Our family comes from a long line of minimalists, many of them monks who would sneak away from their monasteries to make trouble with the local village girls. Of course, now you know why I was never much for genealogy. We aren’t exactly the descendants of philosophers and kings. Still, I take pride in knowing we’ve come a long way. I believe you all are a large improvement over those who came before you, if only because your chins aren’t nearly as pointy and most of you are able to grow fingernails. I consider that a success.

As much as I’ll miss my ever-expanding family, I have faith that you will each create the most sensational life, and that you won’t be the least bit angry that you cannot use my collection of glass eyeballs to do it. I must apologise in advance for how long it will take to burn them. The wooden legs went up rather rapidly, and I suppose glass won’t be as swift. Nevertheless, I ask that you stand firm and wait until the fire has transformed my most prized possession into nothing more than liquid and smoke.

At that moment, you may not feel much gratitude for me, and that’s all right. Gratitude, like all good things, comes to those who wait. And regardless of the fact that I am currently deceased, I can assure you, I will be waiting.

“Without struggle, success has no value.”

― Aaron Lauritsen

Moral of the Story:

You are not really adulting if you still rely on your parents to bail you out of life’s little emergencies. Eventually, we all have to support ourselves financially and emotionally – that’s what adulting is all about. Finding it hard to stand on your own two feet? Look the monster square in the eye. If you have debt, know the amount right down to the cent. If you’re overweight, know by how much. If you are overspending, know exactly where that money went. If you’re underperforming, know what your peers are doing differently. You’re not stuck because you’re lazy, you’re stuck because you’re in denial. Here are our top 18 tips for epic adulting:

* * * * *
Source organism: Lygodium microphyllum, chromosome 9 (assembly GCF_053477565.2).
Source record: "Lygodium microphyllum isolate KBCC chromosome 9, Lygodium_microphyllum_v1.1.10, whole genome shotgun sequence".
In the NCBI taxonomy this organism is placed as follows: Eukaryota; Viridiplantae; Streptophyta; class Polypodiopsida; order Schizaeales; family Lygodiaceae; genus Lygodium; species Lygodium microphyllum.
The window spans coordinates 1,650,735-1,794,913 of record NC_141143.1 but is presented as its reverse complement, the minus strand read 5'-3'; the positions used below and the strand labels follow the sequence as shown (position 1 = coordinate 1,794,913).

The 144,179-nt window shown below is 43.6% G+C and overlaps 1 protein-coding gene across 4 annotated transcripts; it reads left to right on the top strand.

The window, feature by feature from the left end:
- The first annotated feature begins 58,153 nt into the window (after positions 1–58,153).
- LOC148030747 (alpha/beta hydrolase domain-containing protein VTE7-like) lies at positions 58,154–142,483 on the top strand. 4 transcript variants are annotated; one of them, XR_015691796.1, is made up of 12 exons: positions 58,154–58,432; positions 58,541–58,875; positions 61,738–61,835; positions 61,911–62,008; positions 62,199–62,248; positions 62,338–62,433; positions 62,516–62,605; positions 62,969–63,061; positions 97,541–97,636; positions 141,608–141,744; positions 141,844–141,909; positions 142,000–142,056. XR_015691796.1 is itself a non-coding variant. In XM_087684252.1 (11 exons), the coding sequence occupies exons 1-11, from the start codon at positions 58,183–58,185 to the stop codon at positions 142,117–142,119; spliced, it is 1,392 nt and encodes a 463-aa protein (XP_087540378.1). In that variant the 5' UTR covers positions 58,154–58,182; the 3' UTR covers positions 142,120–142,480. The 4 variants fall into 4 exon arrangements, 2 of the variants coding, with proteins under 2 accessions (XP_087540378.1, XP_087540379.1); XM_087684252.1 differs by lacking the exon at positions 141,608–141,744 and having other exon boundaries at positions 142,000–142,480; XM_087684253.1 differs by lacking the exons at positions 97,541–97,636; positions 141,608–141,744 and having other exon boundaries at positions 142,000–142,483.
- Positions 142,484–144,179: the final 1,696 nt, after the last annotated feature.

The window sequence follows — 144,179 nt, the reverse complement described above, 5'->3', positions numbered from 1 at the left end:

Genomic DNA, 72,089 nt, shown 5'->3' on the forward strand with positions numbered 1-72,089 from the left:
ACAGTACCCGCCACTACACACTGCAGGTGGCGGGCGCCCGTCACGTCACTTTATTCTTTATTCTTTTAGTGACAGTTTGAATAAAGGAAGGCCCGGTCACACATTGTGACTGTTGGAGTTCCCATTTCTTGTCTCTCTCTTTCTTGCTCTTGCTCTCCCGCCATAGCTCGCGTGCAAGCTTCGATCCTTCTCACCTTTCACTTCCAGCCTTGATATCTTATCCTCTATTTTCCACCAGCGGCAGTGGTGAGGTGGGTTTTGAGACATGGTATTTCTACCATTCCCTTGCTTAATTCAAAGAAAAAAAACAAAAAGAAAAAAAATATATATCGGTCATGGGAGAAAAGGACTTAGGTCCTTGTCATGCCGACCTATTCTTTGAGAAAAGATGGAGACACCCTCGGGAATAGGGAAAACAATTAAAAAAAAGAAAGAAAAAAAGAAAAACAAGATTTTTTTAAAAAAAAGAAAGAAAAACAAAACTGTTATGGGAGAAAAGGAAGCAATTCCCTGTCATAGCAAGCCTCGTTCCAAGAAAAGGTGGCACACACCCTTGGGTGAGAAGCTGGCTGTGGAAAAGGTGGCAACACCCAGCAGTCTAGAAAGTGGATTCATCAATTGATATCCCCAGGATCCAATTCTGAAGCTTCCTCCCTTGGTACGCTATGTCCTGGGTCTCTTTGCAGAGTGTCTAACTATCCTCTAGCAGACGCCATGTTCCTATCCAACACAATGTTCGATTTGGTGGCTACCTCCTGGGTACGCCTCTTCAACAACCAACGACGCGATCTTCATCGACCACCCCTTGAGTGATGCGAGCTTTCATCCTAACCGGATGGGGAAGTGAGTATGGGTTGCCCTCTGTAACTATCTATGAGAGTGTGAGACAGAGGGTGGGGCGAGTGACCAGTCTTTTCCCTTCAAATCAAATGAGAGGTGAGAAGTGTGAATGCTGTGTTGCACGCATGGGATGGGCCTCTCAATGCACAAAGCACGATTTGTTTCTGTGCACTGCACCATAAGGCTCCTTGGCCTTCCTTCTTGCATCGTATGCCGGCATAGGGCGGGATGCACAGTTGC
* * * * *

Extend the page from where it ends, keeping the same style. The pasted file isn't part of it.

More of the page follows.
1

Start dreaming in strategy, not theory. Think about how you might create or accomplish something, not if you could.

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2

Stop speaking to people who drain, exhaust, frustrate and fundamentally misunderstand you. It’s a waste of your valuable time and precious energy.

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3

Trust people’s motivations over their intentions. And do not be spiteful or greedy. There is a difference between being abundant and being all-consumed with having more than anyone else.

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4

Are you only treating the symptoms? The most common ways people screw up their life are symptoms of deeper issues, fear and unresolved trauma. Realising this is half the battle won.

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5

Trust people’s actions over their words. Stop putting effort into spending time with people who consistently make you feel frustrated and uncomfortable. If you are serving the wrong people, the right people are not being served.

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6

Stop waiting for success to be linear. Instead of being defeated by every setback, stay focused on the big picture. Success does not tend to come in big breakthroughs. The shifting of your daily habits and routines are breakthroughs in themselves.

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7

Write down everything you worry about in a day. Pick out the key themes. These are the areas of your life that need your attention.